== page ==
The Red Arrows


Posted on 17th Oct 2014

The Red Arrows have been wowing audiences around the world for over 50 years. The Royal Air Force Aerobatic Team, to give them their Sunday name, have become a British institution and are rightly recognised for their stunning acrobatic displays that have become the epitome of skill, showmanship, precision and flair in high-speed flight. So what makes them so special? What gives the team behind the stunts the reputation they have earned?

It’s no accident that the Red Arrows have become the best aerial aerobatic team in the world. It also takes more than just the 9 pilots in the Hawk T1 jets to make them the close-knit unit they have become. Ever since their first display in the mid 60s, the Red Arrows have grown in both reputation and size. RAFAT now consists of over 100 people in total; the 100+ ‘Blues’ support the 9 ‘Reds’. It’s this team of pilots, engineers and essential ground support staff, all with essential frontline experience, that make the Red Arrows what they are. Every member of the team is of prime importance. Whilst the pilots are the primary focus and certainly get the accolades, they wouldn’t get able to fly without the team behind them. Any failing in any one of those roles will affect the whole team. When you realise that the role each member plays in the team can literally affect the life of another team member, it’s easy to understand their commitment to the cause.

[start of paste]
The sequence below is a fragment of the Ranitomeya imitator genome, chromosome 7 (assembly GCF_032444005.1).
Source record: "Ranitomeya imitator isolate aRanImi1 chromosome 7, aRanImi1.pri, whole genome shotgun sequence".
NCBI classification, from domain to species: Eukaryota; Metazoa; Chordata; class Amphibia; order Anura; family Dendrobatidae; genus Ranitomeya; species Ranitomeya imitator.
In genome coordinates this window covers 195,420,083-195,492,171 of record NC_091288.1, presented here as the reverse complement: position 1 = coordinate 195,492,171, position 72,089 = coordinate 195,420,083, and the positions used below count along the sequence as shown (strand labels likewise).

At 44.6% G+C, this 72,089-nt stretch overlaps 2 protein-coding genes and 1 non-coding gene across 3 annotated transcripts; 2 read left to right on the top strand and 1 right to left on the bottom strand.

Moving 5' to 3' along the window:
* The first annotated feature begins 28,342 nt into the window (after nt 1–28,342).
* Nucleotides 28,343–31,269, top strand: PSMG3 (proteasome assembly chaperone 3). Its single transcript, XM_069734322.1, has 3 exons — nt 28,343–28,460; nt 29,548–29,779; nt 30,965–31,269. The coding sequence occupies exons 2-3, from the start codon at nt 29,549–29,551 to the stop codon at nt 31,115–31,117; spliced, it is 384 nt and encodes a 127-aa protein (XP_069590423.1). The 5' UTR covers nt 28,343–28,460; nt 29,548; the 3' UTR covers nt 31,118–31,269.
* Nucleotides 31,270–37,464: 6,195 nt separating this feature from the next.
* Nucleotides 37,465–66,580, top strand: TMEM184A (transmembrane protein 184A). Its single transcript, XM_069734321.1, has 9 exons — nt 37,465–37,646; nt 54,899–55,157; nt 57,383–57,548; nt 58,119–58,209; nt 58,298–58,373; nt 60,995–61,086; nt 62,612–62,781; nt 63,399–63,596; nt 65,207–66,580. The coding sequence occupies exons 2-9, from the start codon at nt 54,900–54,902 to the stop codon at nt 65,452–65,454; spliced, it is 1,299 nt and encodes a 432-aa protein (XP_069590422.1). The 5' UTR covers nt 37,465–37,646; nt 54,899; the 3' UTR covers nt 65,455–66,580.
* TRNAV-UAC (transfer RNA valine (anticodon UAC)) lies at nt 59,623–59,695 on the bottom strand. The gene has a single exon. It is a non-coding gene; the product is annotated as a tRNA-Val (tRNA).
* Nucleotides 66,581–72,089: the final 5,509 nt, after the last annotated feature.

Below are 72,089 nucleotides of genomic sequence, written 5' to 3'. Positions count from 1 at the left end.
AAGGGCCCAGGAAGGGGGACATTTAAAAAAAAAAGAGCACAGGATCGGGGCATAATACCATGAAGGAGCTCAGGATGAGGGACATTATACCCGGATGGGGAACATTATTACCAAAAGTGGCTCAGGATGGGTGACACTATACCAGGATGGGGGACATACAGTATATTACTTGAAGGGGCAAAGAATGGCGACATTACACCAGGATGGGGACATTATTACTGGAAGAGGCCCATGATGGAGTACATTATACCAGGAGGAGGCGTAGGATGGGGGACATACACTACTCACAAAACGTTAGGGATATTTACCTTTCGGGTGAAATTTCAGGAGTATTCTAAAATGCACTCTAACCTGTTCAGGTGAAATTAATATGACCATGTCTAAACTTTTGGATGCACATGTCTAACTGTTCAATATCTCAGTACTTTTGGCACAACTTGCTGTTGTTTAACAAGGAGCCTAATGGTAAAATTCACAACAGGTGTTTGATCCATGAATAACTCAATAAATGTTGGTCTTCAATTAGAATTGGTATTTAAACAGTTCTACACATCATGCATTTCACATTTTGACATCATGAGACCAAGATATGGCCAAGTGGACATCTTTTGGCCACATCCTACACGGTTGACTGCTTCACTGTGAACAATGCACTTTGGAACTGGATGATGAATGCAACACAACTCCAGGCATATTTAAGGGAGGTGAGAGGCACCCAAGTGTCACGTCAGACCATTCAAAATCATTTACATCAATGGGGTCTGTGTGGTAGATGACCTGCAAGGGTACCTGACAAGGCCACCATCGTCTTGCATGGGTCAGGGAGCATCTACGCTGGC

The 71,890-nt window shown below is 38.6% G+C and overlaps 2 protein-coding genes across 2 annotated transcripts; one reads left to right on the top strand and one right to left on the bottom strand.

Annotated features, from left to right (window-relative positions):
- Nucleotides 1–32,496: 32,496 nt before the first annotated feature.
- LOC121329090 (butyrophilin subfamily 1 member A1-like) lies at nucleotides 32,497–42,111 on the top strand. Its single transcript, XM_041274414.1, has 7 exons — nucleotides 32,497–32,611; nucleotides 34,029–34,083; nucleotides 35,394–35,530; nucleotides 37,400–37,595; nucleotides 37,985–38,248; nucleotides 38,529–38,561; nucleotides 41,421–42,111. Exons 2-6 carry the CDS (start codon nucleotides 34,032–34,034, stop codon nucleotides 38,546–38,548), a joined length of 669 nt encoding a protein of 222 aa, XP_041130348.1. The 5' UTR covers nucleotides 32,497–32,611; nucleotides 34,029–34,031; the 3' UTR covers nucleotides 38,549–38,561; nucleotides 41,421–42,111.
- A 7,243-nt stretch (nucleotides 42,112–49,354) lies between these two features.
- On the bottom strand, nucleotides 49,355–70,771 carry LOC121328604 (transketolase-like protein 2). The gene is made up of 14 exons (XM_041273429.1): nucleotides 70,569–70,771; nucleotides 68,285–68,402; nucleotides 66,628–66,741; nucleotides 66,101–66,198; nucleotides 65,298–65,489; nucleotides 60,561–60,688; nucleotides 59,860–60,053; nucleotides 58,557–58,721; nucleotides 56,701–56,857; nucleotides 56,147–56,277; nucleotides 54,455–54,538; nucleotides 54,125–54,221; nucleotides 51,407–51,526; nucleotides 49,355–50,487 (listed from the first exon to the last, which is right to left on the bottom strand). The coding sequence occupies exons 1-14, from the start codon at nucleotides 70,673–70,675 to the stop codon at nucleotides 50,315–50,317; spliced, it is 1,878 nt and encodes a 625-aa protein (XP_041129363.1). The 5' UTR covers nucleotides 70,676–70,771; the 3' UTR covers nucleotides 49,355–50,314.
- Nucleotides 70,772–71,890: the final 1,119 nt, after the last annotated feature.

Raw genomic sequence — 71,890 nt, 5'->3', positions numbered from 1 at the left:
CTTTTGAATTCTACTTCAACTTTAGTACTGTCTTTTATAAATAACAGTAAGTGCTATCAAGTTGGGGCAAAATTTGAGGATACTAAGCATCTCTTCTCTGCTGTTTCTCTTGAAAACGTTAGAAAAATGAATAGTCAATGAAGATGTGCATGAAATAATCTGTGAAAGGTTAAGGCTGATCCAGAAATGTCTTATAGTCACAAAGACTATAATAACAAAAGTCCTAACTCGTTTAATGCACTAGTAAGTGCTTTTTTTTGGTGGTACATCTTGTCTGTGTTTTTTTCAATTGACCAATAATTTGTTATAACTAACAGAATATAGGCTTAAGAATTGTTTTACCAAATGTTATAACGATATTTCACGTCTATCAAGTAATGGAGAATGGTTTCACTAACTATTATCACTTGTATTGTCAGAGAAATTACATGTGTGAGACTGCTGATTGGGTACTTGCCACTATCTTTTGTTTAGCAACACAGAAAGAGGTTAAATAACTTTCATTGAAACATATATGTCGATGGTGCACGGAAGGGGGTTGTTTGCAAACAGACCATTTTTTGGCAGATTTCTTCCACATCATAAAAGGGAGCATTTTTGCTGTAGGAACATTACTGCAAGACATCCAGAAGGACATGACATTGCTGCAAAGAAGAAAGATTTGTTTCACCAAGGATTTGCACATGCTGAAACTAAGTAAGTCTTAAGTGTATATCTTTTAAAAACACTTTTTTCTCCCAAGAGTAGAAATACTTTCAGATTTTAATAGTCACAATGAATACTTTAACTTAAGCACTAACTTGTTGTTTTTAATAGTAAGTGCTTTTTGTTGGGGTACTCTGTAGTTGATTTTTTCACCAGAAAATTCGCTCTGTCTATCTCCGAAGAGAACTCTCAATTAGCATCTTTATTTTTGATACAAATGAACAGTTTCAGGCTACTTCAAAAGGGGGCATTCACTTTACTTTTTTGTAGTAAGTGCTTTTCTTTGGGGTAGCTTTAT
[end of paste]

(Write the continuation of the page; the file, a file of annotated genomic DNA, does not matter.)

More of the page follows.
Everyone will have a definition of what makes a team a success. Is it leadership? Trust? Empowerment? The list goes on but is there a definitive answer? Hard to say. It’s certainly true to say that a team that succeeds will have far fewer team issues than one that performs less well. The Red Arrows succeed in every department. To be a pilot with the Red Arrows is much more than just being good at flying a plane upside down. All pilots must have gone through officer selection at RAF Cranwell and, naturally, flight school; accumulating a minimum of 1,500 hours of fast jet flying with at least one operational tour of duty under their flight suits. All potential candidates, whatever their role, are invited to attend a week of tests, interviews and, somewhat unusually, socialising. As much as the team works together, it’s important that they get along socially. New members are vetted by the current team. You may be the best pilot or engineer that the world has ever seen, but if your personality doesn’t fit with the rest of the team you won’t make it any further. They strongly believe in having the right person in the right role, so that person needs to fit in. They work together and mess together, wherever possible. They also ensure that all of the ground crew and support team are all part of any social events they get invited to. It might sound like a small factor, but that’s the makings of a ‘team’.

The fact that the Red Arrows have been so successful year after year is testament to their team principles. The faces may change every year but their success continues unabated. As existing members leave, new ones appear to take their place with little or no disruption to the unit as a whole. This team spirit could be captured not only by the ethos of the unit, but of the wider organisation. The Royal Air Force itself, the over-arching military structure that they have all signed up for, shares their aims, values and history. Being part of something bigger surely helps to inspire the Red Arrows onto greatness every single year.

This superb photo is courtesy of Mike Boss Photography. Thanks Mike.

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